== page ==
With every passing day, Miami-Dade Circuit Judge Jeri B. Cohen becomes more impatient with her duties and more partisan in her conduct. We need hardly say to which side she is partial. She has made no secret of it since even before the formal trial got underway. Her constant refrain has been that the state will never be able to prove that Rafael Izquierdo is an unfit parent because, in effect, the state of Florida has set that threshhold so high that there really is no such thing as an "unfit parent" anymore nor can anything that a parent do short of dropping his/her child down a garbage chute constitute "abandonment." She has berated the Department of Children and Families for even presuming to believe that they could prove their case for neglect or abandonment.
What could be more conclusive proof of abandonment than signing away your parental rights so that your mentally-ill ex-girlfriend can take your daughter to a foreign country, where she has no family and knows no one, and then severing all communications with your child, even after her mother had attempted suicide, refusing even to ask for a humanitarian visa to go see her, until compelled to re-assert your parental rights by a tyrannical regime for its own purposes?
Even in the face of what is unquestionably abandonment, continuous and unapologetic, Judge Cohen refused to accept it as abandonment, not even relying on her own judgment, as she confessed, but on her apprehension that an appellate court would overrule her if she found that there was a case for abandonment because "appellate judges have construed the law so leniently that the most uninvolved and uncaring parent can get his or her children back." In short, she refuses to rule on principle and concedes everything to precedent.
Yes, a Florida circuit court gave O.J. Simpson custody of his kids after he murdered their mother (as proved civilly). Is that really the threshhold? Not even murdering your children's mother makes you an unfit parent? Isn't this the ultimate form of abandonment — murdering the one fit parent and sueing to have custody granted to a murderer (yourself)? If this is so, should it be so? If this is the "precedent," isn't it in desperate need of revision?
In a case as complicated as this one has proved to be Judge Cohen even took the DCF to task for not allowing Izquierdo to testify by phone from Cuba at the hearing, as she allows most litigants in custody cases to do. What makes Rafael Izquierdo any different from a father in Alabama? she asked. And if that wasn't bad enough, she added: "You would have handled it differently if the parent lived in Switzerland." The simple answer is that the Rule of Law is observed in Alabama (and Switzerland) and not in Cuba. No one in the government of Alabama (or Switzerland) would be telling the litigant what his answers should be to the questions asked of him. In Cuba, of course, Izquierdo's entire testimony would be scripted. In fact, there would be no guarantee that Izquierdo himself would be the one answering the questions from Cuba. In person, he made a very bad advocate for his own cause; no doubt they would have found a better one in Cuba.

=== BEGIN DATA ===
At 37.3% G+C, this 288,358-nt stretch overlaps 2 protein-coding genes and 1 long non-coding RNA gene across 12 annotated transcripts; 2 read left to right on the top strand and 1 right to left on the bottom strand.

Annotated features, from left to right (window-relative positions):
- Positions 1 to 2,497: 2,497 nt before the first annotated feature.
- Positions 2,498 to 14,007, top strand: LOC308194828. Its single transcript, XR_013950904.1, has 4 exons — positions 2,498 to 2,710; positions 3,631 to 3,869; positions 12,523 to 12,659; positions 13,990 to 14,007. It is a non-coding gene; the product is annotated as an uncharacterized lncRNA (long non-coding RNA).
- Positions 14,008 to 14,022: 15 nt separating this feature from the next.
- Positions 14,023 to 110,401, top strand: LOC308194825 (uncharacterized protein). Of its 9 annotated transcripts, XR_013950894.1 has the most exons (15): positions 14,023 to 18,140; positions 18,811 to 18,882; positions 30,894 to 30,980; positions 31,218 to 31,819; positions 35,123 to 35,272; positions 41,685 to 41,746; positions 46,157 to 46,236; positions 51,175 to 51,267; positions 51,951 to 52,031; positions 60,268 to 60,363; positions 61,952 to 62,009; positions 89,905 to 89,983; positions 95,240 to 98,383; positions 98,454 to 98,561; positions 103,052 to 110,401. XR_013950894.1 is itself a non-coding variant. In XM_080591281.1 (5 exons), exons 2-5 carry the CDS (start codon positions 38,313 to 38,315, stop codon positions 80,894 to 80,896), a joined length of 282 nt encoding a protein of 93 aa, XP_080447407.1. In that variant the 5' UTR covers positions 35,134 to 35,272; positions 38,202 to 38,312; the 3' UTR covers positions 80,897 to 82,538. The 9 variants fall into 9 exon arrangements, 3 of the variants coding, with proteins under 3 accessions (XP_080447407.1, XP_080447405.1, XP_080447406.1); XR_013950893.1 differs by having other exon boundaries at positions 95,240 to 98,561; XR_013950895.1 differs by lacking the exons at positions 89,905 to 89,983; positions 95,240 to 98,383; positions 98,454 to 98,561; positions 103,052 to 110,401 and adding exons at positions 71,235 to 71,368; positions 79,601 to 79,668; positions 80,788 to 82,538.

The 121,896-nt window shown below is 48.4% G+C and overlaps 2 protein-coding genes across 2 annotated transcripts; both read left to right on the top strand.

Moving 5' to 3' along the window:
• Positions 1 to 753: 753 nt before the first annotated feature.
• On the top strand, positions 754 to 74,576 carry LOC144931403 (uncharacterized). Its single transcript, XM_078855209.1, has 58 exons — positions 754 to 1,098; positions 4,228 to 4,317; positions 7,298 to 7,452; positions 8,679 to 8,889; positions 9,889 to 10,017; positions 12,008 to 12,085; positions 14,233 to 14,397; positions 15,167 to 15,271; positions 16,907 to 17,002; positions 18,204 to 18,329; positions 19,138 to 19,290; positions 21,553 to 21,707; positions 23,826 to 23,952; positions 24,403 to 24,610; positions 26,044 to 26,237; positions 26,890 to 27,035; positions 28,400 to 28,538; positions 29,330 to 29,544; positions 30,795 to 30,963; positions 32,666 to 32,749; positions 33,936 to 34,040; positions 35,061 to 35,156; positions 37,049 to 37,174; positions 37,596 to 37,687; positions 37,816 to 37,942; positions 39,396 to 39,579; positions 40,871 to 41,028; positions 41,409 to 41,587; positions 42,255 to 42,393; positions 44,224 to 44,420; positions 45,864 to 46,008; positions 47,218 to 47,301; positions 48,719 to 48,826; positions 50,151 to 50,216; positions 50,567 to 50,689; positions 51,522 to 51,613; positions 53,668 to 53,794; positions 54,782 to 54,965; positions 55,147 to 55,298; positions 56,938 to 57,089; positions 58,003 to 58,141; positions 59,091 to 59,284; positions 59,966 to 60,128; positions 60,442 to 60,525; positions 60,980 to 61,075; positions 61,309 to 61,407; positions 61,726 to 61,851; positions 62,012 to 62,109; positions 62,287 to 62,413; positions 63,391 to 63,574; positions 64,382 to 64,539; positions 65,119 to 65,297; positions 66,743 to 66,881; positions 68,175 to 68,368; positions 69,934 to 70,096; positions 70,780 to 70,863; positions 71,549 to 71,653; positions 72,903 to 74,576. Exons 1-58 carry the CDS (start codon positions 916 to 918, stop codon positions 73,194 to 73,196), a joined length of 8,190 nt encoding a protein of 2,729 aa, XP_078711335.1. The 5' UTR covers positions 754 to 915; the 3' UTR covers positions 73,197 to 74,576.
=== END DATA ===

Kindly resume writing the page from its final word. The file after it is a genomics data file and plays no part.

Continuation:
But Judge Cohen is not receptive to that line of argument either. She brands any attempt to highlight the differences between a democratic and totalitarian system as "politics" and she wants none of that in her courtroom. The politics of the Castro regime — or, rather, the absence of civil society and hence politics in Cuba — does not concern her. As a good liberal she refuses to make "value judgments" and embraces the moral equivalence of those who believe that morality is universal and uniform, which is the same as to say there is no morality, because universal and uniform it has never been.
"The U.S. is reluctant to repatriate children to a communist country. Let's not mince words," Cohen recently asserted. No, she's not "mincing" her words at all. What the U.S. is supposedly reluctant to do, she shows absolutely no scrupples about doing herself. It is odd that those who want freedom for this girl (which necessarily means no repatriation to Cuba) must "mince" their words in Judge Cohen's courtroom, while those who advocate dumping the child down Castro's well need make no excuses for favoring this course.
Cohen even berated herself in open court for her "error" in consenting to the DCF request to require Izquierdo to testify in her courtroom rather than by phone from Havana. Apparently, she wanted to make her verdict based on the fewest possible facts. Izquierdo's perjurous testimony has complicated her life by actually complicating the case. The simple farmer from Cabaiguán turned out to be a highly questionable character. She would have preferred that he had remained the simple farmer. It's easier to handle stock characters than actual facts especially when these don't correspond to your preconceived notions of "justice" in this case.
It is doubtful whether even Solomon bitched as much as this woman. Even the snippets of her comments reported in The Herald would seem to leave no doubt of her extreme distaste for this case. Her real feelings may be otherwise. She seems to take great pleasure in her courtroom histrionics and comports herself like Judge Judy on a bad day every day. In a characteristic outburst Wednesday she complained: "I hate this stuff. Hate it. Hate it. Hate it." I would be more inclined to believe that she "Loves it. Loves it. Loves it." The publicity anyway and its renumerative possibilities.
The verdict, in this phase of the trial, which considers Izquierdo's competency as a parent, will come tomorrow (Friday).